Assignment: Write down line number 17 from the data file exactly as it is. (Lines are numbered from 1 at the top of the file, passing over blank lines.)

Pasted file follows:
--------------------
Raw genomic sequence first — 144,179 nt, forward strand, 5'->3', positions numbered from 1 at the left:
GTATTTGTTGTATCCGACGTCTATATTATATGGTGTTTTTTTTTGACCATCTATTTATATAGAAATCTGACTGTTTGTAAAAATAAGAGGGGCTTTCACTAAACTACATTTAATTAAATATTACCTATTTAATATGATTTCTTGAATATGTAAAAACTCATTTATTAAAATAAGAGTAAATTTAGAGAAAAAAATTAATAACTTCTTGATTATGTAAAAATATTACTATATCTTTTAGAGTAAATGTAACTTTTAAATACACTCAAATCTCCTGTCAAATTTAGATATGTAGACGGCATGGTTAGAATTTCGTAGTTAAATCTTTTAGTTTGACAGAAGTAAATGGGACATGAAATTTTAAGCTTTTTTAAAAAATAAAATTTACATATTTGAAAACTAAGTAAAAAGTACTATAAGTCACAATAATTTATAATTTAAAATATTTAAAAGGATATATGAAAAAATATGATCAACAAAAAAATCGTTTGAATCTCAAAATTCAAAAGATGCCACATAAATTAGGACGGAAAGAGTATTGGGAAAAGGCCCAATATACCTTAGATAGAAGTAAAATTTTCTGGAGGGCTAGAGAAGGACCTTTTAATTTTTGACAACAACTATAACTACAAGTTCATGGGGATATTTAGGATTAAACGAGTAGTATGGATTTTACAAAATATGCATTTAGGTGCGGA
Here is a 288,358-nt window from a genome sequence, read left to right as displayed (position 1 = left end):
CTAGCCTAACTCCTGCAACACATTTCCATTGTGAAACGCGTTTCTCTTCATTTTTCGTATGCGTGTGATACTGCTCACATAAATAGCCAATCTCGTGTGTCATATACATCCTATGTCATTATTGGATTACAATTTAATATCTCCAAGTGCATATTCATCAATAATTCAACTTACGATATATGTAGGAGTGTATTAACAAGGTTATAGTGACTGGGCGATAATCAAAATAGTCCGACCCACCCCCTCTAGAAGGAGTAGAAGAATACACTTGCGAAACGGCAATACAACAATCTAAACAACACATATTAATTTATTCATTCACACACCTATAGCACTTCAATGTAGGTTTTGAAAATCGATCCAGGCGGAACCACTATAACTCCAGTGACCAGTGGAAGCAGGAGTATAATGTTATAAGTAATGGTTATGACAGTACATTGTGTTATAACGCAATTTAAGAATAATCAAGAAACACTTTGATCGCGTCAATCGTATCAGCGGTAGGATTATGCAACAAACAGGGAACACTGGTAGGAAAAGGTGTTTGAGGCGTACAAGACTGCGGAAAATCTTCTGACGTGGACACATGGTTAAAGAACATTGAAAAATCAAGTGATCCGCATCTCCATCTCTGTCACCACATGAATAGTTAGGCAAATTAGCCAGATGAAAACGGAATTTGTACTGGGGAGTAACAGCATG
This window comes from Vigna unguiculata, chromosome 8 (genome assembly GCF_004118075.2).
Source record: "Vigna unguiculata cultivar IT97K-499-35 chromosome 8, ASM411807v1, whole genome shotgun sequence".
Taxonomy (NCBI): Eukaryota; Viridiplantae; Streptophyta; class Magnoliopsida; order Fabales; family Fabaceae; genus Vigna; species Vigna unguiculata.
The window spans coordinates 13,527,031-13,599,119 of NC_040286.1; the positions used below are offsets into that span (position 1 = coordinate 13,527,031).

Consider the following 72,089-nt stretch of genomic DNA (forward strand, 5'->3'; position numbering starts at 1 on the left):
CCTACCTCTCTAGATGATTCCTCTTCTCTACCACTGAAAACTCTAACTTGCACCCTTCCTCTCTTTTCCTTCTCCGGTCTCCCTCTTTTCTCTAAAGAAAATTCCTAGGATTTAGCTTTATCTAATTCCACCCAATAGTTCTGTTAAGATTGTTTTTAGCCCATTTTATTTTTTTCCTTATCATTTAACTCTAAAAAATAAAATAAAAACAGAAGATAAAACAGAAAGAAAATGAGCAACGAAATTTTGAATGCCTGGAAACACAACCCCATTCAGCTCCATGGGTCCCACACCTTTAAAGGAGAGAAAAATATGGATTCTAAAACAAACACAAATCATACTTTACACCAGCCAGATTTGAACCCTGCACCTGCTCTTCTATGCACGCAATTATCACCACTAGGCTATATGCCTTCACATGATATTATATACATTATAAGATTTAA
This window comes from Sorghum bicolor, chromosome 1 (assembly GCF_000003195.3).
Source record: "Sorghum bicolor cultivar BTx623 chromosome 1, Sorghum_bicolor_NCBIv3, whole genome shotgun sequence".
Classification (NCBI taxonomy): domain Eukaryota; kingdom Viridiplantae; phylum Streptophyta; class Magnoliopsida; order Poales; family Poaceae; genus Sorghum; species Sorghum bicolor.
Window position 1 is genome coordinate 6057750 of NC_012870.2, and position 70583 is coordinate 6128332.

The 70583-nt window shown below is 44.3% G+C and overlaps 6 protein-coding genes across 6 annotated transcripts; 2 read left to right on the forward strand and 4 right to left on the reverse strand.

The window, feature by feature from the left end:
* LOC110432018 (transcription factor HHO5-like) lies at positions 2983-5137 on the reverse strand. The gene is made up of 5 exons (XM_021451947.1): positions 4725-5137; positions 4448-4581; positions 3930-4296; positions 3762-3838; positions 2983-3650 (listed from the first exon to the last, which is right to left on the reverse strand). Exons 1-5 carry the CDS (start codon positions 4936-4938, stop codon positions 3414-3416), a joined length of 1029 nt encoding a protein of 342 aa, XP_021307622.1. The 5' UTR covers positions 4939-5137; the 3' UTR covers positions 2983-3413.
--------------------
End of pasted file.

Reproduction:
* LOC110432018 (transcription factor HHO5-like) lies at positions 2983-5137 on the reverse strand. The gene is made up of 5 exons (XM_021451947.1): positions 4725-5137; positions 4448-4581; positions 3930-4296; positions 3762-3838; positions 2983-3650 (listed from the first exon to the last, which is right to left on the reverse strand). Exons 1-5 carry the CDS (start codon positions 4936-4938, stop codon positions 3414-3416), a joined length of 1029 nt encoding a protein of 342 aa, XP_021307622.1. The 5' UTR covers positions 4939-5137; the 3' UTR covers positions 2983-3413.